When You Travel

How soon do you wish to travel? The sooner your desired date of travel, the fewer options you may have (but there are always ways to save).

Now, onto our case studies, where you’ll see travel rewards in action:

Case Study 1:

Flight for two in economy from Seattle to Honolulu plus a 7-night hotel stay, in September 2019.

Full Cash Price

Without travel rewards, you'd be paying over $3,000 for the plane tickets and hotel. Here are the calculations and screenshots to prove it. These prices were checked in March 2019, but prices fluctuate throughout the year.

  • Roundtrip, non-stop flights on American Airlines for two:
    $567 x 2 = $1,134
  • Hyatt Place Waikiki Beach for 7 nights:
    $1,873, including $339 in taxes and fees
  • Total cost:
Using Travel Rewards

Rather than paying $3,007 in cash, we can use travel rewards to get this same trip for only $128! To do this, we will be using a travel rewards currency from Chase, called Ultimate Rewards® (UR).

Disclaimer: This is accurate as of March 2019, but things change all the time in the world of travel rewards so be sure to double check the details.

  • For the flight we can transfer 50,000 URs to British Airways Avios, to redeem the same two flights in economy on American Airlines to Honolulu.
  • 2 x 25,000 = 50,000 UR Points + $5.60 TSA Fee per ticket = $11.20
  • For the hotel we can transfer 84,000 URs points to Hyatt, to make the reservations at Hyatt Place Waikiki Beach.
  • 84,000 URs points + Destination fee of $15 per night (x7), plus taxes = $128
  • Total cost:
    134,000 Chase UR Points + $139.20
  • Total value of points redeemed:
    $3,007 – $139.20 = $2,867.80. This is the amount that travel rewards saved us.
  • To figure out the value of each UR: $2867/134,000 URs = 2.1 cents per UR. Compared to your option of redeeming UR for 1 cent per UR cash back, that’s pretty good value!

Case Study 2:

Flight for one in business class from Seattle to Sydney, with a stopover in Tokyo.

Full Cash Price

If you paid cash, this trip would have cost an astronomical $11,180. Ouch!

I realize business class award seats aren't for everyone in the FI community, but here was what we found in March 2019 for a flight on All Nippon Airways (ANA) from September 2019 through February, 2020.

The irony of the green check mark congratulating me on picking one of the best value flights cannot be overlooked.

Using Travel Rewards

If you use a travel rewards currency from American Express called Membership Rewards® (MR) and transfer it to ANA at a 1:1 ratio, you can book a business class flight to Sydney, with a stopover in Tokyo, for 110,000 MR = 110,000 ANA miles + $197 in airport fees.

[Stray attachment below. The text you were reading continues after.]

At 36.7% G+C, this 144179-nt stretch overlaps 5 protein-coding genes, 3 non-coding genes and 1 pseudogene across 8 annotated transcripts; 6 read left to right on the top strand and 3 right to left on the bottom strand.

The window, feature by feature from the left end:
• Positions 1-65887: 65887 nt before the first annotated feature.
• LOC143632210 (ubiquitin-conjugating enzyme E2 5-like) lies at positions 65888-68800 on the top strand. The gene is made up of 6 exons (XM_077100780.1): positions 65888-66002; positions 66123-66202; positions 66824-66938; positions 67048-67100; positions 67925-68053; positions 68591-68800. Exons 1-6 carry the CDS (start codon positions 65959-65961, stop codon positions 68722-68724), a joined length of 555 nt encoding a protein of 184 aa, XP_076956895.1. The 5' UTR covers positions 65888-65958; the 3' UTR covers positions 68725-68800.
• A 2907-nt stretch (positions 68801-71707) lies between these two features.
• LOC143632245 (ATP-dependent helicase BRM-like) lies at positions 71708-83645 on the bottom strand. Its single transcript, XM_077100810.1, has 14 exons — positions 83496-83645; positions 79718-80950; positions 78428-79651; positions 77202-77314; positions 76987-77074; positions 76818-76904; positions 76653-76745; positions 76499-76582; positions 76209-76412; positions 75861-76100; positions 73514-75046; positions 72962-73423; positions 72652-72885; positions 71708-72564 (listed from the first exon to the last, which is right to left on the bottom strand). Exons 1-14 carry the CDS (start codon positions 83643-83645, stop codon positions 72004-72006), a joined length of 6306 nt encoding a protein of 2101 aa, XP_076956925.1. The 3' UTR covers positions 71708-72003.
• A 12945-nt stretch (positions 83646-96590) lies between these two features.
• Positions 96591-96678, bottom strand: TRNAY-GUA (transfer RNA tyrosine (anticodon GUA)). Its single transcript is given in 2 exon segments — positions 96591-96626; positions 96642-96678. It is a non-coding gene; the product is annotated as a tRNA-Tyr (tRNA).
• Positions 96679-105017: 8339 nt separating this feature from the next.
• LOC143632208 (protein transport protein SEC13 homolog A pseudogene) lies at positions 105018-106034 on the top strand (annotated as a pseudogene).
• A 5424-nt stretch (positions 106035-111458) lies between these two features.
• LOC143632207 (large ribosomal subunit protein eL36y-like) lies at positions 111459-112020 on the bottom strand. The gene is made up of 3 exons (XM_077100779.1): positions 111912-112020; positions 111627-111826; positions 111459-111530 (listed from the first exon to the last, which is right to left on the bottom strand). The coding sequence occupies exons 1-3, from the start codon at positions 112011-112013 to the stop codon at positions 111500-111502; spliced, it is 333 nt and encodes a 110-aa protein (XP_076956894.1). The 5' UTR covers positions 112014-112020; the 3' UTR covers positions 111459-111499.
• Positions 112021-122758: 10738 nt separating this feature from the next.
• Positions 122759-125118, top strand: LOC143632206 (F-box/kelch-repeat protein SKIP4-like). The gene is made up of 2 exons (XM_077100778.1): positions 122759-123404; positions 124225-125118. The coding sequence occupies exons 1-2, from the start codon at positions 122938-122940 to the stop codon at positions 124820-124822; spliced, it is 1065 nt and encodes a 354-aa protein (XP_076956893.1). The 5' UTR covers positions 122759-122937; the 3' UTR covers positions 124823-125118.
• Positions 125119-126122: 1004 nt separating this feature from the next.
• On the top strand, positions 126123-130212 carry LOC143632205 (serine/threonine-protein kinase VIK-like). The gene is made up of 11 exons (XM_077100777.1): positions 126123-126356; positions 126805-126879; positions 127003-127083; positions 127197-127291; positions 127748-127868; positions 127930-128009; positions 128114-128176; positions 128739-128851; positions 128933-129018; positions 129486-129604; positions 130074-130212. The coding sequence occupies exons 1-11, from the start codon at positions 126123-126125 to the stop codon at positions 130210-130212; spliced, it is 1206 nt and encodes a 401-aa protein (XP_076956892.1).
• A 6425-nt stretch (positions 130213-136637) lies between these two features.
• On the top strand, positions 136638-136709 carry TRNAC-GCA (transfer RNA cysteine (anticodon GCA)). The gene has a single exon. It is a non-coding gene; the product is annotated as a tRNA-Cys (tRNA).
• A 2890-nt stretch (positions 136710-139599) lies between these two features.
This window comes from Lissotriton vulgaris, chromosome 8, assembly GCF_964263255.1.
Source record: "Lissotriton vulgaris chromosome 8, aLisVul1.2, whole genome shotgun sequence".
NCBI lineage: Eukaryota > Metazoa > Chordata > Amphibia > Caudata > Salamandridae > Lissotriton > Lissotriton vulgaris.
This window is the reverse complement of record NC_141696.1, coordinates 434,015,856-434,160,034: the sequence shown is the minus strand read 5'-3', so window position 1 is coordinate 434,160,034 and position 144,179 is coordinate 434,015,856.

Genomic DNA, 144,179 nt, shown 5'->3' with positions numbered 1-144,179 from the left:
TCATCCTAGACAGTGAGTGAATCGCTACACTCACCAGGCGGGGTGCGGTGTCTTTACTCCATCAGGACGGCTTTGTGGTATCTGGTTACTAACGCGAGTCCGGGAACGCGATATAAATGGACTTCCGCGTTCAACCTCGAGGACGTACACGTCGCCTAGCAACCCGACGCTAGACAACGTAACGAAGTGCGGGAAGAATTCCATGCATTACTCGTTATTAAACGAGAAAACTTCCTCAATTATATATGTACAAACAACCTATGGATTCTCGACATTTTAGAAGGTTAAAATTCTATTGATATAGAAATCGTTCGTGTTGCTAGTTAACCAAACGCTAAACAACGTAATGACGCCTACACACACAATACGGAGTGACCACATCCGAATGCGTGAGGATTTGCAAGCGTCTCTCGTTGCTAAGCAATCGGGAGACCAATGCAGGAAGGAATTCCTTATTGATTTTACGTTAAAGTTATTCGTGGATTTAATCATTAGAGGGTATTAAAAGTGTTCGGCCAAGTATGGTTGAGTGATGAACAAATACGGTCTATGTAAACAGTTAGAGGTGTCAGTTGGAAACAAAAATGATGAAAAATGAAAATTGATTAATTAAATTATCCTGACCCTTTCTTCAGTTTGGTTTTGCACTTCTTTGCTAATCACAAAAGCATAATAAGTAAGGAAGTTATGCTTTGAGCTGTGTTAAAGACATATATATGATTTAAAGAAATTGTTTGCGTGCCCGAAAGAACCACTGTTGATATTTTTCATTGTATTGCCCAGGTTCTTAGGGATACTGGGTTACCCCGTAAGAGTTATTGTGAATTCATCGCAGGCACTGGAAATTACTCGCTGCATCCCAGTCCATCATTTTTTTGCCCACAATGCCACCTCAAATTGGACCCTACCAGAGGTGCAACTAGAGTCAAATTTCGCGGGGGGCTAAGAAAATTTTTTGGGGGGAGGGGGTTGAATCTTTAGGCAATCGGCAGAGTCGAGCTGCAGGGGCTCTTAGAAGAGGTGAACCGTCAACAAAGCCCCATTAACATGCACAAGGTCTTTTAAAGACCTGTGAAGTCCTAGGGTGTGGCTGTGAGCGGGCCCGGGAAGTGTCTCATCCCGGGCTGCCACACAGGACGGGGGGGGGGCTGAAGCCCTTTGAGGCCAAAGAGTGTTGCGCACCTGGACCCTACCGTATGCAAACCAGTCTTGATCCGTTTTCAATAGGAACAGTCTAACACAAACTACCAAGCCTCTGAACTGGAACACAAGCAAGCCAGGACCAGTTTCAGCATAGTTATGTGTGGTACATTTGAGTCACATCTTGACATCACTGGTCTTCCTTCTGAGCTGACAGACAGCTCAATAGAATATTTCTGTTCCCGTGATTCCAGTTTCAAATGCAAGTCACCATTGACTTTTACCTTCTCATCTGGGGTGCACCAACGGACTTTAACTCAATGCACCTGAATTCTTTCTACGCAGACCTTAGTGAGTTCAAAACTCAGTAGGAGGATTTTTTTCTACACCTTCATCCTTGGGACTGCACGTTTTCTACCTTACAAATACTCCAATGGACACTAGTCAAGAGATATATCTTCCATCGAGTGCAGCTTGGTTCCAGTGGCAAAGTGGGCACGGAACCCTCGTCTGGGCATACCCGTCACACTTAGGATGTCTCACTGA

• Total value of points redeemed:
    $11,180 – $197 = $10,983
  • That works out to $10,983/ 111,000, or almost 10 cents per MR, which is pretty dang sweet for this kind of luxury.


Travel Rewards Hold Pre-Tax Value

There are even more savings than you think.

When you use travel rewards, you are paying for all this travel with the equivalent of pre-tax dollars, versus paying for travel with your hard earned money that you’ve already paid taxes on.

For instance, if your annual federal and state taxes are 25% (for easy math), and you spend $1,500 on your travels, that actually cost you $2,000 in pre-tax money ($2,000 x 25% = $500 in taxes). So, the value of your travel rewards is actually higher than the actual cash you would have paid.

Actionable Takeaway And Final Thoughts

For this first lesson, your actionable takeaway is to ask yourself: “What is my Why of Travel, and how does that fit into my FI journey?”

As you can see, there’s a lot that goes into earning and using travel rewards, but the rewards you earn far outweigh the time and attention it takes to learn how to use your rewards in the best possible way.

Luckily, we’re here to help! Our next lesson is going to get into the nitty-gritty details of travel rewards and talk about how to make this possible for you and your travel plans.

If you found this course on travel rewards helpful, you may also enjoy this free illustrated guide, packed with many other ways to get more for your buck and win back your financial independence.

Course content originally produced by ChooseFI was edited/updated by CardRatings for this lesson.